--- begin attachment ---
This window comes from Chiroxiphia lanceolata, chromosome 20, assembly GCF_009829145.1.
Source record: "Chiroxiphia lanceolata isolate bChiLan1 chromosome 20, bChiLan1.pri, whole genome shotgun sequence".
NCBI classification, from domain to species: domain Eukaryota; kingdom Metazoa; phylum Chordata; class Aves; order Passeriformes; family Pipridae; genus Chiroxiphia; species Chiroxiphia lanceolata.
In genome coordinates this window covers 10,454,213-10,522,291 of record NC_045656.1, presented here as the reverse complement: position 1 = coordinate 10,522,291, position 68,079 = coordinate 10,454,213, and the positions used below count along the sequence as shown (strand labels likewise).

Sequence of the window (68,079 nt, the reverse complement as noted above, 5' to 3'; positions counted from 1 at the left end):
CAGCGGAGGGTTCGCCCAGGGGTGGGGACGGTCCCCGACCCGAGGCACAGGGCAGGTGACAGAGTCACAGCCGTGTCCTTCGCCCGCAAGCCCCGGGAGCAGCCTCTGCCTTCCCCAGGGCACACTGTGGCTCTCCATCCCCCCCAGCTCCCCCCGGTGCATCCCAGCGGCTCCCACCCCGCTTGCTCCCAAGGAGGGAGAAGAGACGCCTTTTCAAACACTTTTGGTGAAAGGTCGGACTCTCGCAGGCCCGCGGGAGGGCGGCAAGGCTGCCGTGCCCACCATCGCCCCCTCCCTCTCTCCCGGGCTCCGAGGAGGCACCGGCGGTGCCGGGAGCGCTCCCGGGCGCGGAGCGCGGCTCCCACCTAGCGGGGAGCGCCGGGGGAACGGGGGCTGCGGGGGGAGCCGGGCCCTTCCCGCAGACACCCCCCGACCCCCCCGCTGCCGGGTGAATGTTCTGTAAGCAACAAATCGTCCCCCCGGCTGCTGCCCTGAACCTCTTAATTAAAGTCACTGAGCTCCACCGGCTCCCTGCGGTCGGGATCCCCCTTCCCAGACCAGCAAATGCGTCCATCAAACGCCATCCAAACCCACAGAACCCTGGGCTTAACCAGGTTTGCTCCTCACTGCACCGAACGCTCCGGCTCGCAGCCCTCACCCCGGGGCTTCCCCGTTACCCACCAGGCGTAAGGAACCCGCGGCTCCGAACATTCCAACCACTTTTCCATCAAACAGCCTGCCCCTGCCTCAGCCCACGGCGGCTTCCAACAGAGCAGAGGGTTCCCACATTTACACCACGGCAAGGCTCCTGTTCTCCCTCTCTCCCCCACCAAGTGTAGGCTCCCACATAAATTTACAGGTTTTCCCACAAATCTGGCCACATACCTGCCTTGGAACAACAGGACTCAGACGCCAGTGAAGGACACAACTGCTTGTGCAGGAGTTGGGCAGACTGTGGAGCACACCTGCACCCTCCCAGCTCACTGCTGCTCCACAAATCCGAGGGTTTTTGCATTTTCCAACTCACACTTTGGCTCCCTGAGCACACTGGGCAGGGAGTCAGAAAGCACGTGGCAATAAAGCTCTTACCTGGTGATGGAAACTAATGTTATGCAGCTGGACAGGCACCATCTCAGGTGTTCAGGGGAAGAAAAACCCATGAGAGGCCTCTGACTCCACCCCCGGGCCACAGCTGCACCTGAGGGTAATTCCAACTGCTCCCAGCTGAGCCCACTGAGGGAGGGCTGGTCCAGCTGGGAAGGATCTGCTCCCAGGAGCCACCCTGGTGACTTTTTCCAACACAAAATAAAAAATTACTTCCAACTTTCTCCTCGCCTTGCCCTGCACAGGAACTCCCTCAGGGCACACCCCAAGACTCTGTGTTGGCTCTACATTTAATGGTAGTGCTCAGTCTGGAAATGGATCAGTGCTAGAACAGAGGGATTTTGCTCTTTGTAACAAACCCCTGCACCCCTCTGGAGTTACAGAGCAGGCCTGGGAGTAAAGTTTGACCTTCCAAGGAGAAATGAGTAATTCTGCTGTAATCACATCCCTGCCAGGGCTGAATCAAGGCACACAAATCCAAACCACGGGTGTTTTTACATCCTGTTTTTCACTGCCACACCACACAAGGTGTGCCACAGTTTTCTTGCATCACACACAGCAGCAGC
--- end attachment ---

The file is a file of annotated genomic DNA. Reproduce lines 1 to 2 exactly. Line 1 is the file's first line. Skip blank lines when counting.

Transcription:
This window comes from Chiroxiphia lanceolata, chromosome 20, assembly GCF_009829145.1.
Source record: "Chiroxiphia lanceolata isolate bChiLan1 chromosome 20, bChiLan1.pri, whole genome shotgun sequence".